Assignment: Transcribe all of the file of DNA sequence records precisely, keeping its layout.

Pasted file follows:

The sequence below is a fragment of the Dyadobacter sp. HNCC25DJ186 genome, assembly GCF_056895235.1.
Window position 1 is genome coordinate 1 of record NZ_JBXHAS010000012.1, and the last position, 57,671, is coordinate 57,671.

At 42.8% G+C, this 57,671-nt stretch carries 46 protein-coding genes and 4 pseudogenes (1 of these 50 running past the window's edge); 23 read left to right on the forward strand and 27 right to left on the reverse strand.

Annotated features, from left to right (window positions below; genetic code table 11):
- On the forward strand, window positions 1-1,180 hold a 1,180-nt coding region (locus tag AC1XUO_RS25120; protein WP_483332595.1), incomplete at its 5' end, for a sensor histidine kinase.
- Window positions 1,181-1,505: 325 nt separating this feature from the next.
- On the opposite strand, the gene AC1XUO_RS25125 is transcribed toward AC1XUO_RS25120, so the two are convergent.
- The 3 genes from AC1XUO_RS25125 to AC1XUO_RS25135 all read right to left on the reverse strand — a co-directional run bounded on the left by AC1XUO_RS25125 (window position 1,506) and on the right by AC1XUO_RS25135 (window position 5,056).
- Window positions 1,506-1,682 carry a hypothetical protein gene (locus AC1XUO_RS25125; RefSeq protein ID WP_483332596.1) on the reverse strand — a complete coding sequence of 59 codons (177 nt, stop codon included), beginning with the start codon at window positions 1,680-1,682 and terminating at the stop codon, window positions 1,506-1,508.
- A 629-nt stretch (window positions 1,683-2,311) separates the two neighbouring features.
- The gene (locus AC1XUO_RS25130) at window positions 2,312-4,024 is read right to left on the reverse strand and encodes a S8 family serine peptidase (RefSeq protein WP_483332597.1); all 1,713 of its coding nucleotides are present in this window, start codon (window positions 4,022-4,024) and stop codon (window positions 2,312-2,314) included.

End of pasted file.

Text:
The sequence below is a fragment of the Dyadobacter sp. HNCC25DJ186 genome, assembly GCF_056895235.1.
Window position 1 is genome coordinate 1 of record NZ_JBXHAS010000012.1, and the last position, 57,671, is coordinate 57,671.

At 42.8% G+C, this 57,671-nt stretch carries 46 protein-coding genes and 4 pseudogenes (1 of these 50 running past the window's edge); 23 read left to right on the forward strand and 27 right to left on the reverse strand.

Annotated features, from left to right (window positions below; genetic code table 11):
- On the forward strand, window positions 1-1,180 hold a 1,180-nt coding region (locus tag AC1XUO_RS25120; protein WP_483332595.1), incomplete at its 5' end, for a sensor histidine kinase.
- Window positions 1,181-1,505: 325 nt separating this feature from the next.
- On the opposite strand, the gene AC1XUO_RS25125 is transcribed toward AC1XUO_RS25120, so the two are convergent.
- The 3 genes from AC1XUO_RS25125 to AC1XUO_RS25135 all read right to left on the reverse strand — a co-directional run bounded on the left by AC1XUO_RS25125 (window position 1,506) and on the right by AC1XUO_RS25135 (window position 5,056).
- Window positions 1,506-1,682 carry a hypothetical protein gene (locus AC1XUO_RS25125; RefSeq protein ID WP_483332596.1) on the reverse strand — a complete coding sequence of 59 codons (177 nt, stop codon included), beginning with the start codon at window positions 1,680-1,682 and terminating at the stop codon, window positions 1,506-1,508.
- A 629-nt stretch (window positions 1,683-2,311) separates the two neighbouring features.
- The gene (locus AC1XUO_RS25130) at window positions 2,312-4,024 is read right to left on the reverse strand and encodes a S8 family serine peptidase (RefSeq protein WP_483332597.1); all 1,713 of its coding nucleotides are present in this window, start codon (window positions 4,022-4,024) and stop codon (window positions 2,312-2,314) included.